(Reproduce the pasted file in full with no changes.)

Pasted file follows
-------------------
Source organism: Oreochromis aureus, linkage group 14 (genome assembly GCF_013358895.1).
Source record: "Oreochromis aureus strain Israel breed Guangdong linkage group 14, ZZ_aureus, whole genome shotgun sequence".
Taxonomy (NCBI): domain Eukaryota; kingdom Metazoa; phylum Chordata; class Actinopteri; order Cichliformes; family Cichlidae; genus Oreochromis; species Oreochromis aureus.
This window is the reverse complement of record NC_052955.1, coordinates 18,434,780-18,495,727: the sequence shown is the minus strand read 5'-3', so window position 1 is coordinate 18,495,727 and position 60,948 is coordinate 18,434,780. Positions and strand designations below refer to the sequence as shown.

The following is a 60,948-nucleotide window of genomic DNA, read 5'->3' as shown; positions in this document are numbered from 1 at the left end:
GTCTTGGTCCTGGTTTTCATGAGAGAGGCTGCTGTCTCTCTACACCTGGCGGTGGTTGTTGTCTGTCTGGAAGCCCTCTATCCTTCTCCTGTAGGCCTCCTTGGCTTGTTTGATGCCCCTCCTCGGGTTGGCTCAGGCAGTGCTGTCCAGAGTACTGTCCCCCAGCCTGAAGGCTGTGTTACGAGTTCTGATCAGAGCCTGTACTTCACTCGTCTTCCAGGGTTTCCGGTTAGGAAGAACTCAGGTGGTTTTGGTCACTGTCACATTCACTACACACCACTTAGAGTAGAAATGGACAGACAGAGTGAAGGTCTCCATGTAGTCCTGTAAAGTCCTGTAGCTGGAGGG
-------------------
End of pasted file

Source organism: Oreochromis aureus, linkage group 14 (genome assembly GCF_013358895.1).
Source record: "Oreochromis aureus strain Israel breed Guangdong linkage group 14, ZZ_aureus, whole genome shotgun sequence".
Taxonomy (NCBI): domain Eukaryota; kingdom Metazoa; phylum Chordata; class Actinopteri; order Cichliformes; family Cichlidae; genus Oreochromis; species Oreochromis aureus.
This window is the reverse complement of record NC_052955.1, coordinates 18,434,780-18,495,727: the sequence shown is the minus strand read 5'-3', so window position 1 is coordinate 18,495,727 and position 60,948 is coordinate 18,434,780. Positions and strand designations below refer to the sequence as shown.

The following is a 60,948-nucleotide window of genomic DNA, read 5'->3' as shown; positions in this document are numbered from 1 at the left end:
GTCTTGGTCCTGGTTTTCATGAGAGAGGCTGCTGTCTCTCTACACCTGGCGGTGGTTGTTGTCTGTCTGGAAGCCCTCTATCCTTCTCCTGTAGGCCTCCTTGGCTTGTTTGATGCCCCTCCTCGGGTTGGCTCAGGCAGTGCTGTCCAGAGTACTGTCCCCCAGCCTGAAGGCTGTGTTACGAGTTCTGATCAGAGCCTGTACTTCACTCGTCTTCCAGGGTTTCCGGTTAGGAAGAACTCAGGTGGTTTTGGTCACTGTCACATTCACTACACACCACTTAGAGTAGAAATGGACAGACAGAGTGAAGGTCTCCATGTAGTCCTGTAAAGTCCTGTAGCTGGAGGG